How to stop fracking in North Carolina

The state’s Republican governor has signed a bill that bans fracking in the state, as the Obama administration moves to restrict fracking in areas of the US where there are earthquakes.

North Carolina, the home of the nation’s largest shale gas deposits, has been a leader in the fight against the use of fracking.

In April, state regulators approved a moratorium on fracking, but in June they imposed a five-year ban.

Since then, a number of local governments have banned fracking in order to save energy costs.

North Carolinians have also been fighting to stop the controversial drilling of wells in their backyards.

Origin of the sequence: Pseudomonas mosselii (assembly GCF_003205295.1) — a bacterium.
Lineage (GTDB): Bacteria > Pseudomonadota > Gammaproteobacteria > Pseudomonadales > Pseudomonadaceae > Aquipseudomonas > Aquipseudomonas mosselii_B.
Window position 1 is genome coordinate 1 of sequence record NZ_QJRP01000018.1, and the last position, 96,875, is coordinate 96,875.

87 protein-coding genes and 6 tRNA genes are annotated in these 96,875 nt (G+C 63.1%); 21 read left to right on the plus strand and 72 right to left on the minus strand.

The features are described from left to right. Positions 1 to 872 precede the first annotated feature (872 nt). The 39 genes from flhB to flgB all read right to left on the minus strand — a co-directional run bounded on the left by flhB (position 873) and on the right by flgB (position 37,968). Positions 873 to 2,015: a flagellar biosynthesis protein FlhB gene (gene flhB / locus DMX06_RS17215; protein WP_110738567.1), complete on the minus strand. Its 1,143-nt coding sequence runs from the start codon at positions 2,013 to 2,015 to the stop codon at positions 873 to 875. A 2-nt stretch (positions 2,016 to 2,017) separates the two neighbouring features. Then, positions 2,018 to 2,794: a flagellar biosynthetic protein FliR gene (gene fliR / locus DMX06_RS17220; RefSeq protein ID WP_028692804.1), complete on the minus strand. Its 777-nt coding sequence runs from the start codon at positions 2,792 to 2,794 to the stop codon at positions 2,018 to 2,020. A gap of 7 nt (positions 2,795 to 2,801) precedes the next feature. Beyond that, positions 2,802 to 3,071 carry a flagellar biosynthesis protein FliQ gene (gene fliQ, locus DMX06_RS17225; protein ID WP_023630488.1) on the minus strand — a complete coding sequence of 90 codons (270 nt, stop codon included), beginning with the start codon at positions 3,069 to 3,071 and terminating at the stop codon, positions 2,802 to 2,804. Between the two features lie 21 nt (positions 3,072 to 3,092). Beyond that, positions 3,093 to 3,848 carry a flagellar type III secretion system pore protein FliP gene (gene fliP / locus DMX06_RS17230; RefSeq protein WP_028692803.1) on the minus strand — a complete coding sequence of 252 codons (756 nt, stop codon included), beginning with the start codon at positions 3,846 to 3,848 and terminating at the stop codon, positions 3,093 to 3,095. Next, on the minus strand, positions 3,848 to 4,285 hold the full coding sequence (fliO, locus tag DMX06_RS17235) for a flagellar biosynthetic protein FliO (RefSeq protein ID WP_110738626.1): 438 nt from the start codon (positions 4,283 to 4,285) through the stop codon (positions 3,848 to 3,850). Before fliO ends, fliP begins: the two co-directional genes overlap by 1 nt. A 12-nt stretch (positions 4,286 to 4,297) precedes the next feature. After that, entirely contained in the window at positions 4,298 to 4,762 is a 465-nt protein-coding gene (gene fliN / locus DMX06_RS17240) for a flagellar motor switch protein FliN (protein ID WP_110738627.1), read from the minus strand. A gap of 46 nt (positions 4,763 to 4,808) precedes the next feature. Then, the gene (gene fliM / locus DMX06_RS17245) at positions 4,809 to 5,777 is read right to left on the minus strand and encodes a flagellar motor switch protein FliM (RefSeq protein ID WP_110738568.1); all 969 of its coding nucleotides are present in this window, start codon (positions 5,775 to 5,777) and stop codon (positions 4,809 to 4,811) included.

“I don’t want to see fracking on the ground in my backyard,” said Karen Tuch, a resident of Brunswick, North Carolina, as she watched the news on her television set.

Tuch and other residents have also staged demonstrations against fracking.

Tough measures against fracking have also led to protests, as well as violent confrontations between protesters and police.

In response, North Carolinian Governor Pat McCrory issued a memo in February saying that fracking “is an imminent threat to our public health and safety” and that the state would take all necessary measures to protect the public.

The North Carolina Republican also signed a directive to all state agencies, including local governments, to report to the governor on any “non-emergency” environmental impacts.